It’s that exciting time. Your business has outgrown the humble spreadsheet, and it’s time for something more substantial. A proper CRM system. And that’s when the big question pops up: Do we build it ourselves, or go with a standard option?
The idea of a custom-built CRM can sound pretty tempting. A system with every feature you need, none that you don’t, perfectly aligned with how your team sells. The promise is alluring: total alignment with your business processes, a perfect fit. It’s like getting a suit tailored just for you, right?
But the truth is — too many companies get burned by going the in-house route. Here’s how it usually goes down:
1. The excitement phase
Everyone’s pumped about getting a CRM that’s “just right” for their unique needs. Developers are ready to roll up their sleeves, sales and support have been promised everything they need, and you’re happy that you’re getting software that understands your business. Nothing wrong with the intent and approach.
2. The reality check
Turns out, that building a CRM from scratch is way more complex than anyone anticipated. There are endless requests from different teams. Development struggles to keep up with the pace of business. Features get delayed, bugs pop up, and frustration starts to build.
3. The rift
A gap forms between the tech team and the business folks. Fingers start pointing, and communication breaks down. Marketing teams often found themselves starved of data. Salespeople juggle multiple sources to piece together their revenue figures. And customer service departments are stranded without tools to automate processes and gauge their capacity.
4. The regret
Companies realize they’ve poured a ton of time, money, and energy into a system that’s just not delivering. They start to wonder why they didn’t go with a proven, off-the-shelf solution in the first place.
Actually, most of the challenges with in-house CRMs aren’t about lack of effort or talent. They’re about the inherent limitations of building something from scratch. The problem is, that businesses want to move fast, and development can’t keep up. Even with agile methodologies, delivering a good product takes time, and that’s often ignored.
The gap between business stakeholders and the IT department widens, and it’s a recipe for disaster. New users might find themselves at a loss, trying to navigate a system without guidance. That’s because, with in-house, you never get a library of tutorial videos or extensive user support. It’s a nightmare, and it’s not the developers’ fault. They’re skilled and try hard, but they can’t keep up with the ever-changing demands of the business.
Why does this happen?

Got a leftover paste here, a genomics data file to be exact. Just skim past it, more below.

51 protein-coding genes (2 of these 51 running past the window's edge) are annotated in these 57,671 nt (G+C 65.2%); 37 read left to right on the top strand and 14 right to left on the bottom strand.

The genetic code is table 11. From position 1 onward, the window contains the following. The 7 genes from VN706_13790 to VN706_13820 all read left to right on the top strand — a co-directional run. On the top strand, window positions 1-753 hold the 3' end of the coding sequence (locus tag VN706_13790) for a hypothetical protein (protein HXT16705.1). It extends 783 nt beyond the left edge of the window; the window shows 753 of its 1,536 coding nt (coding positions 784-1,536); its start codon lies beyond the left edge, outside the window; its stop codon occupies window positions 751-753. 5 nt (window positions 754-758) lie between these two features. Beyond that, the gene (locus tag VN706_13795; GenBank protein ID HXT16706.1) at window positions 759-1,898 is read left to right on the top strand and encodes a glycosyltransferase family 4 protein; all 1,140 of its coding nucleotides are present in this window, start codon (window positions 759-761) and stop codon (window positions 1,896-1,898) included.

The failure of in-house CRMs is not a new problem. It’s been spoken and written about since the early 1990s. You’ll find report summaries pertaining to CRM failure, handily summarized, in Salesforce’s excellent editorial on ‘Why do CRM projects fail.’
Here’s a quick snapshot of some of the often-quoted figures around failures of CRM projects.
- Gartner Group (2001): They estimated a 50% + CRM failure rate.
- Butler Group (2002): Their estimate was a 70% failure rate.
- Selling Power (2002): Their CSO Forum reported a 69.3% failure rate.
- AMR Research (2005 – 2006): They reported fluctuating estimates over several years, ranging from 18% to 31%.
- Forrester Research (2009): Their estimate was 47%.
- VentureBeat (2015): They reported a 70% failure rate.
- DMN News (2016): Their research found estimates as high as 63% failure rate.
So it’s nothing new to say that CRM projects fail. We’re asking a more nuanced question here. Why do in-house CRMs often turn out to be a mess? It’s not like your technical team didn’t try their best. They probably did, but there are some fundamental reasons why things go wrong.
First, let’s talk about the initial excitement. Your team was thrilled to start building a custom CRM. They were eager to make it perfect, with all the bells and whistles. But, they didn’t take into account the future. That’s where the trouble starts.
When new requirements come up – and they always do – it’s hard to fit them into the existing structure. Your team starts to patch things up. They add quick fixes and workarounds. But, that’s not a sustainable solution. It’s like putting a band-aid on a deep wound. Pretty soon, the code becomes a mess. No one knows where to start or how to untangle it. It’s a nightmare. And, that’s not all. As time goes on, your team becomes more and more cautious. They’re scared to make changes because they don’t want to break anything.
Eventually, the technical team becomes a shared service role rather than a business partner. You’ll always hear them explaining why ‘this feature can’t be built’ and why ‘they can’t guarantee whether it’ll work’ and why ‘this needs another couple of months’. They’re not able to innovate or help the business grow. They’re just trying to keep their heads above water. It’s sad and strange.